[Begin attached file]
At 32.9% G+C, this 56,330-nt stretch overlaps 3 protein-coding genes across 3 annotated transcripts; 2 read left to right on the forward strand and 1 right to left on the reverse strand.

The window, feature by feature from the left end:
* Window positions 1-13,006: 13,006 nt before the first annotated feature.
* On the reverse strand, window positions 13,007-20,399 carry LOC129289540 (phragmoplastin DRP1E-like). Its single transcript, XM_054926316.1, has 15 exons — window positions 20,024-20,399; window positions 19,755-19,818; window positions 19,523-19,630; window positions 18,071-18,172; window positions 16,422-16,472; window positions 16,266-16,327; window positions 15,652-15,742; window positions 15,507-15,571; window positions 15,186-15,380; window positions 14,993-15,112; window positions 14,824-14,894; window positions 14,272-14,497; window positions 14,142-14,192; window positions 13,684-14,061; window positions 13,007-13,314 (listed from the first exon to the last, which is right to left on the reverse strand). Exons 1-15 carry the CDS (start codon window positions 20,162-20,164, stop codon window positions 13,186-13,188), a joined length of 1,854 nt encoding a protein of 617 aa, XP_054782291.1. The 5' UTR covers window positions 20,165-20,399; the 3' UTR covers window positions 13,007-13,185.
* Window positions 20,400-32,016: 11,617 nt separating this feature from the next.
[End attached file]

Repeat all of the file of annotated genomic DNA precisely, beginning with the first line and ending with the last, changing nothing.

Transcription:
At 32.9% G+C, this 56,330-nt stretch overlaps 3 protein-coding genes across 3 annotated transcripts; 2 read left to right on the forward strand and 1 right to left on the reverse strand.

The window, feature by feature from the left end:
* Window positions 1-13,006: 13,006 nt before the first annotated feature.
* On the reverse strand, window positions 13,007-20,399 carry LOC129289540 (phragmoplastin DRP1E-like). Its single transcript, XM_054926316.1, has 15 exons — window positions 20,024-20,399; window positions 19,755-19,818; window positions 19,523-19,630; window positions 18,071-18,172; window positions 16,422-16,472; window positions 16,266-16,327; window positions 15,652-15,742; window positions 15,507-15,571; window positions 15,186-15,380; window positions 14,993-15,112; window positions 14,824-14,894; window positions 14,272-14,497; window positions 14,142-14,192; window positions 13,684-14,061; window positions 13,007-13,314 (listed from the first exon to the last, which is right to left on the reverse strand). Exons 1-15 carry the CDS (start codon window positions 20,162-20,164, stop codon window positions 13,186-13,188), a joined length of 1,854 nt encoding a protein of 617 aa, XP_054782291.1. The 5' UTR covers window positions 20,165-20,399; the 3' UTR covers window positions 13,007-13,185.
* Window positions 20,400-32,016: 11,617 nt separating this feature from the next.